China defends buzzing Canada aircraft, calling it a response to growing ‘provocations’

China warns Canada of ‘serious consequences’ if it continues to indulge in ‘risky and provocative acts’

Justin Trudeau announces Canadians detained in China for more than 1,000 days returning to Canada

China has blamed Canada’s alleged provocations against Beijing for its warplanes’ actions towards Ottawa’s aircraft in international airspace last month.

Chinese defence ministry spokesperson Wu Qian accused Canada of endangering the Asian country’s national security by ramping up reconnaissance and provocations against China.

“Recently, the Canadian air forces aircraft have stepped up intelligence activities and provocations against China under the pretext of implementing UNSC resolutions, which poses a threat to China’s national security and also endangers the personnel of both sides,” Mr Wu said on Monday.

The ministry warned Canada of “serious consequences” if it did not restrain its army from from “risky and provocative” acts.

The Canadian military on Wednesday accused Chinese warplanes of harrasing its warplanes in international airspace after they were repeatedly “buzzed” by Chinese jets at dangerously close distances.

Canada had stationed its aircraft in Japan as the nation participated in the multinational effort to implement UN sanctions against North Korea for its nuclear weapons and ballistic missiles programmes.

Aircraft of China’s People’s Liberation Army Air Force approached long-range patrol aircraft of the Royal Canadian Air Force several times between 26 April and 26 May, Ottawa said, adding that they did not adhere to standard safety norms.

The ministry said the Chinese army did “not adhere to international air safety norms” and said these actions were unprofessional and posed safety risk to their personnel.

“In some instances, the RCAF aircrew felt sufficiently at risk that they had to quickly modify their own flight path in order to increase separation and avoid a potential collision with the intercepting aircraft,” the statement said.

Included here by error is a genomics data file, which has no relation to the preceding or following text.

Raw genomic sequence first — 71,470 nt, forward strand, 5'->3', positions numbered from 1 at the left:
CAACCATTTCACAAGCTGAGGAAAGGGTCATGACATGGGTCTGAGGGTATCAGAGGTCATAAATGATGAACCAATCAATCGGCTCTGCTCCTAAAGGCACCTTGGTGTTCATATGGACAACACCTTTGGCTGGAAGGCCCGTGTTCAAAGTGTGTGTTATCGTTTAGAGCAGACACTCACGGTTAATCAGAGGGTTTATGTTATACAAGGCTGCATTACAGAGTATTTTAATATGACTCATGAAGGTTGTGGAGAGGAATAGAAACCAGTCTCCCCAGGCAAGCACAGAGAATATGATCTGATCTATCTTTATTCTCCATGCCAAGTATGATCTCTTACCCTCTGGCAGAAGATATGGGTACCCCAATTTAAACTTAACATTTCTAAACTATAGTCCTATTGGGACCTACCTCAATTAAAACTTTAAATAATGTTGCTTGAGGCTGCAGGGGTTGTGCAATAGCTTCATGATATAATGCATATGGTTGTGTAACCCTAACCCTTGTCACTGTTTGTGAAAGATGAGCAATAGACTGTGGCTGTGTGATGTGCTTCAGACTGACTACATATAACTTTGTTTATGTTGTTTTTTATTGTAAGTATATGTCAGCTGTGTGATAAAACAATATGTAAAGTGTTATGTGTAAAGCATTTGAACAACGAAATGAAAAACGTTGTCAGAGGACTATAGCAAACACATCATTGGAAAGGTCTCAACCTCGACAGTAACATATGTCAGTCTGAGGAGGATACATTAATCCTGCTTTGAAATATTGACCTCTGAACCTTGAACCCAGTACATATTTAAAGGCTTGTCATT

Canadian prime minister Justin Trudeau said he took the situation “very seriously” and directed officials to raise the issue with Chinese government.

“Canada is an active part of an important mission in the North Pacific to ensure that the sanctions applied to North Korea are properly enforced, and the fact that China would have chosen to do this is extremely troubling,” he said at an event in Alberta.

On Monday, the Chinese defence ministry said its army took reasonable measures to deal with Canada and have made “solemn representations” via diplomatic channels.

“China urges the Canadian side to face up to the seriousness of the situation, strictly restrain the frontline troops and refrain from any risky and provocative acts, otherwise all serious consequences arising from this will be borne by the Canadian side,” Mr Wu said.

Countering Mr Trudeau’s remarks, Mr Wu added: “The UN Security Council has never authorised any country to carry out military surveillance in the seas and airspace of other countries in the name of enforcing sanctions.”

The US and Japan also take part in such surveillance activities.

The patrol airplanes of these countries were reportedly watching over fuel transfers between ships at sea that could have been a part of North Korea’s recent launches. Ships from China, which is an ally of North Korea, were suspected to be taking part in the transfers.

So far in 2022, the North has launched 18 rounds of missile tests, including intercontinental ballistic missiles (ICBM), leading to condemnation from its neighbours. It is also suspected that Pyongyang is preparing to conduct its seventh nuclear test, which would also be its first since 2017.

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